Facebook has taken the unusual step of responding to comments by former VP Chamath Palihapitiya that the social media giant was "destroying how society works".
Palihapitiya said that executives ignored cautionary instincts when creating Facebook, and he now regretted the consequences. The Sri Lanka-born investor who grew up in Canada joined Facebook in 2005 and was VP of user growth until he left in 2011.
"The short-term, dopamine-driven feedback loops that we have created are destroying how society works. No civil discourse. No cooperation. Misinformation. Mistruth. And it's not an American problem. This is not about Russian ads. This is a global problem."
He bans his children from using social media, he added. You can view his remarks here.
Facebook's first president, Sean Parker, made a similar mea culpa last month, using similar rhetoric. Parker said Facebook grew by "exploiting a vulnerability in human psychology", the "social-validation feedback loop".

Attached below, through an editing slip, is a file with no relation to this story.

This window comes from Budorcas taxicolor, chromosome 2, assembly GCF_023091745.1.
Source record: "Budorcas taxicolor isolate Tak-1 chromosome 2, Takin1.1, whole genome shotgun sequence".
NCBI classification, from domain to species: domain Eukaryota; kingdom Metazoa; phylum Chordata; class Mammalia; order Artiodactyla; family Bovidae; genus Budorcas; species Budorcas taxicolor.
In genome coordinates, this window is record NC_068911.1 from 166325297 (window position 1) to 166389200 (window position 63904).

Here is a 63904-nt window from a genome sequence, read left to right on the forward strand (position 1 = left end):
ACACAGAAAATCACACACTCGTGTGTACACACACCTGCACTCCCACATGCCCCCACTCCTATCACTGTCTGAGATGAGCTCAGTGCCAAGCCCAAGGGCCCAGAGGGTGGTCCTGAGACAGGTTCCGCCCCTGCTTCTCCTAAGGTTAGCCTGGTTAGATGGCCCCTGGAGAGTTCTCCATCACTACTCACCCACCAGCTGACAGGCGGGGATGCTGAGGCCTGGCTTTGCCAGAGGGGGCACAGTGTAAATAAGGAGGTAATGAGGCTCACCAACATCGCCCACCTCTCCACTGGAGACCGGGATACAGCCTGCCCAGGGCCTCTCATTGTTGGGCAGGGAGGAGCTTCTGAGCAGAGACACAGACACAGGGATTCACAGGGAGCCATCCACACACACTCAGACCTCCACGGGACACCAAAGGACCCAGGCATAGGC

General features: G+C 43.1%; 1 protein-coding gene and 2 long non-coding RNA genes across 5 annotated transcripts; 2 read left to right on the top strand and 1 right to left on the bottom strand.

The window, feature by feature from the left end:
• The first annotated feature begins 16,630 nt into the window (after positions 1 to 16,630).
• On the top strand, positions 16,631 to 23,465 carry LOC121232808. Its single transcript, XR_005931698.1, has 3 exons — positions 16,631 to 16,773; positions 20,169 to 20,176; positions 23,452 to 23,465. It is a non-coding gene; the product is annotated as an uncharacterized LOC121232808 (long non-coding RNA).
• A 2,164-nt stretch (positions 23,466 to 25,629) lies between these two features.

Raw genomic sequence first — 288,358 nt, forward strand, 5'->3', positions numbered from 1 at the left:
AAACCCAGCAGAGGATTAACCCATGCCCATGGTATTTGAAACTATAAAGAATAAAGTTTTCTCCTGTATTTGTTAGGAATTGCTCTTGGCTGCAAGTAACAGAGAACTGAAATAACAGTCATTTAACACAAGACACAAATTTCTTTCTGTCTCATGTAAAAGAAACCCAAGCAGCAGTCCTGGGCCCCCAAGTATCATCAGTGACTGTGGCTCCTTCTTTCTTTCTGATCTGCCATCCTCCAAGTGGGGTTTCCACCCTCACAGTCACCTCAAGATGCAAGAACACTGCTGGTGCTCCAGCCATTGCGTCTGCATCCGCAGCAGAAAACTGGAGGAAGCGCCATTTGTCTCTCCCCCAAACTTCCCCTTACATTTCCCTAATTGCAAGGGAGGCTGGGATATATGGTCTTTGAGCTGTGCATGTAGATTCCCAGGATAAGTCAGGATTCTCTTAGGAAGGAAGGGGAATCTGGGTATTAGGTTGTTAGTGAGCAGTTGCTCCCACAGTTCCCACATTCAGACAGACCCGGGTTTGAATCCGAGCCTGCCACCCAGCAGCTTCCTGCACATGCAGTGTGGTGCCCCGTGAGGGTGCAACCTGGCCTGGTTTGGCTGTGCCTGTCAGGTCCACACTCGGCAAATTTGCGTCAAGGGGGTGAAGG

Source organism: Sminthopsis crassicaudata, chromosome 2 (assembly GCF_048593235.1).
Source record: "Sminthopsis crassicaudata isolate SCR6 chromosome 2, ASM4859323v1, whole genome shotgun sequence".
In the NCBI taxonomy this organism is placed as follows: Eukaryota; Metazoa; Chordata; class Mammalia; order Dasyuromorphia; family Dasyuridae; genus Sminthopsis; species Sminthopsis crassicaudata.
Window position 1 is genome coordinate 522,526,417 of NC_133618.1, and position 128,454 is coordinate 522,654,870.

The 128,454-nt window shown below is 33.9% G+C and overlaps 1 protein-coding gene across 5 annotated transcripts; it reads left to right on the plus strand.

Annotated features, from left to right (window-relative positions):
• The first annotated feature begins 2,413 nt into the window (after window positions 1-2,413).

Don't listen to that former VP of user growth, Facebook said in a statement. We're completely different now, it argues, and should regard its behaviour as an infant aberration. Here's the response:
It's hard to see how a company whose profits depend on engagement is incentivised to change, other than through a fundamental shake-up of its business model. For example, a prepay or subscription Facebook would not need to seek to maximise the minutes and the clicks users spend on the site. But where's the upside in that? ®